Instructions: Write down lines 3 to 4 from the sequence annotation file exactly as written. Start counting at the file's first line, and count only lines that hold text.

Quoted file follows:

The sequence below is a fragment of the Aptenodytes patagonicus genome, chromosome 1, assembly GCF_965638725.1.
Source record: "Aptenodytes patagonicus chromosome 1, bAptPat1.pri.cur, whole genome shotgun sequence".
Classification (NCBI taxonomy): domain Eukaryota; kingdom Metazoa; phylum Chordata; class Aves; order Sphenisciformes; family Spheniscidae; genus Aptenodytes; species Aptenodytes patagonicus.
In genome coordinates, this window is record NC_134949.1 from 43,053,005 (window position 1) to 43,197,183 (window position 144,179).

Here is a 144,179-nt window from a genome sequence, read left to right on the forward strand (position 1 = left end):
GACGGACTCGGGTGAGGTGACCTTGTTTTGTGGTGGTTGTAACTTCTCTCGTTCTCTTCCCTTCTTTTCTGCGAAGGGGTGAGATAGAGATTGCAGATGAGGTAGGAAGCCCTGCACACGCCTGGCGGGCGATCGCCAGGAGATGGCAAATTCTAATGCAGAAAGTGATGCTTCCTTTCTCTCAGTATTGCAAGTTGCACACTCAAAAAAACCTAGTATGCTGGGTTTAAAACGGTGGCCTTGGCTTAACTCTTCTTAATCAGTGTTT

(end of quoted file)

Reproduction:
Classification (NCBI taxonomy): domain Eukaryota; kingdom Metazoa; phylum Chordata; class Aves; order Sphenisciformes; family Spheniscidae; genus Aptenodytes; species Aptenodytes patagonicus.
In genome coordinates, this window is record NC_134949.1 from 43,053,005 (window position 1) to 43,197,183 (window position 144,179).